March 2019 : feat. ADAM O’FARRILL
Thomas Champagne – saxophone
Guillaume Vierset – guitar
Ruben Lamon – double bass
Alain Deval – drums
GUEST: Adam O’Farrill – trumpet
This new year we started with a very special guest and a new project:
THOMAS CHAMPAGNE RANDOM HOUSE feat. ADAM O’FARRILL (NY)
Thomas Champagne Random House continues its journey after the release of his album “Sweet Day” in October 2017.
This season, the Quartet invites a magnificent trumpet player, Adam O’Farrill, rising star of the New York scene.
Random House is still growing in its world of modern jazz, on the one hand very melodic and lyrical, joyously colored pop sound but on the other hand strongly influenced by the New York school, with very free structures and contemporary sounds!
Adam O’Farrill was born and raised in Brooklyn, NY, into a family of musicians. His grandfather is the legendary Afro-Cuban composer and arranger Chico O’Farrill, multiple Grammy Award winner, and his father is pianist / composer Arturo O’Farrill.
At 23, he is one of the trumpet trumpet figures in the Big Apple. His album “Stranger Days” released in 2016 was critically acclaimed.
In addition to his own projects, he is a member of Rudresh Mahanthappa’s Bird Calls (who won the 2015 Downbeat Critics Poll for the Best Jazz Album), and Stephan Crump’s Rhombal, alongside Ellery Eskelin and Tyshawn Sorey.
He also played with Vijay Iyer, Mulatu Astatke, Mary Halvorson, Steve Lehman, Christian McBride, Jason Lindner, Samora Pinderhughes, Onyx Collective, …
10 intense days in March 2019 with 7 concerts in Brussels, Wallonia and Flanders and a visit to the Jet Studio!
Choose your date and come see us!
What they say about Thomas Champagne Random House:
Ashley Kahn’s discussion of John Coltrane’s Impulse! label is aplty titled ‘The House That Trane Built’.
Now, saxophonist Thomas Champagne is building his own house – Random House – and is moving in together with Guillaume Vierset (guitar), Ruben Lamon (bass) and Alain Deval (drums). And while the four of them are currently busy with reconstruction and renovation works, the first blueprint of the final design is now ready. And it’s name is ‘Sweet Day’. Listen closely and you’ll hear the influence of other great exemplars such as Lee Konitz and Wayne Shorter. But also a vision that goes beyond that of a traditional design. With clever nods to contemporary architects of the New York school such as Ralph Alessi, Kurt Rosenwinkel and Nasheet Waits, the four attempt to erect a more classical structure with modernist leanings and a few colourful yet unexpected twists.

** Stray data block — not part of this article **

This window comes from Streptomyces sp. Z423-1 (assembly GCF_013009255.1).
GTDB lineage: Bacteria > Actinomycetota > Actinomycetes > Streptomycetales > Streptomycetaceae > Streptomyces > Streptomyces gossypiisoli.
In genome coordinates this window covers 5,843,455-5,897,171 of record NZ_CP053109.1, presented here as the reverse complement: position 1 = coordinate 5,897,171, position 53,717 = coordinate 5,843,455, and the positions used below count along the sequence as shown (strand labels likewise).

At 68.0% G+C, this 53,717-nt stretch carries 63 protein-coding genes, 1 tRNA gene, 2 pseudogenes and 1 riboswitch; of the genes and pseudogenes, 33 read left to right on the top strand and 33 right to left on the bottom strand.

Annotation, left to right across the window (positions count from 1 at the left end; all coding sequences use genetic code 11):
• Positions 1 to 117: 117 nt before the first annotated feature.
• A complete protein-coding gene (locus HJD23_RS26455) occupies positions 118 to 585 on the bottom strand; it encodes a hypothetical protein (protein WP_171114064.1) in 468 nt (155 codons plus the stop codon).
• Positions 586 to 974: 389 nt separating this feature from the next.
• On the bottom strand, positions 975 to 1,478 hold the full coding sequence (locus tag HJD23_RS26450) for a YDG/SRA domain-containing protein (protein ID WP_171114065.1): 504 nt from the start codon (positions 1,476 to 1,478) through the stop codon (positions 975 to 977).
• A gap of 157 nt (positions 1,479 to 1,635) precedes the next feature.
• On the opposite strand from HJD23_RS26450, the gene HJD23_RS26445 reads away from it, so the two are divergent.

Works are still under construction. And only time will tell in which direction things will go. As with Chris Ware’s graphic novel ‘Building Stories’, only the building blocks are present and every combination leads to a different outcome. ‘Sweet Day’ shares the same characteristics. Depending on your mood, where you listen and with whom, you’ll discover new elements and new possibilities every time you play it.
Random House has the potential to achieve the same notoriety as other famous addresses such as ‘461 Ocean Boulevard’, ‘Penny Lane’, the corner of Hollywood & Vine, ‘52nd Street’ and Avenue C, as once frequented by Count Basie.
Text by Georges Tonla Briquet
“Thomas Champagne is out to discover a new soundscape. With Guillaume Vierset (gtr), Ruben Lamon (db) and Alain Deval (dm), he is on the way to discovering a large part of it.
Very quickly, the new Random House quartet turns out to be kind of radical when it comes to its choices. The search for new sensations leads to an exploration of sound. The bare playing better underlines the sharpness of the melodies. A tendency towards contemplation and intimacy lays the foundations for a contained, intense, post-Coltranian groove that is full of respirations but above all inspiration. The alto sax bounces off the lace-like arpeggios spun by the guitar. The rhythms are constantly bouncing, sometimes discreetly at other times red-hot and always perfectly in tune with the project.
The quartet takes a bold freedom in tone, an openness in the music’s development that leaves plenty of room for ideas and dialogue. This gives the melodies time to find their feet, and for the entwined tempos to take effect. The mood veers between introspection and a spontaneous swing that is full of relief.
There are still zones to be discovered and explored in jazz. Random House is doing just that, without forgetting its roots, nor the swing, nor the groove.”
Jacques Prouvost, Journalist
Photo & Videos : Joop Pareyn
Cover: Simon Defosse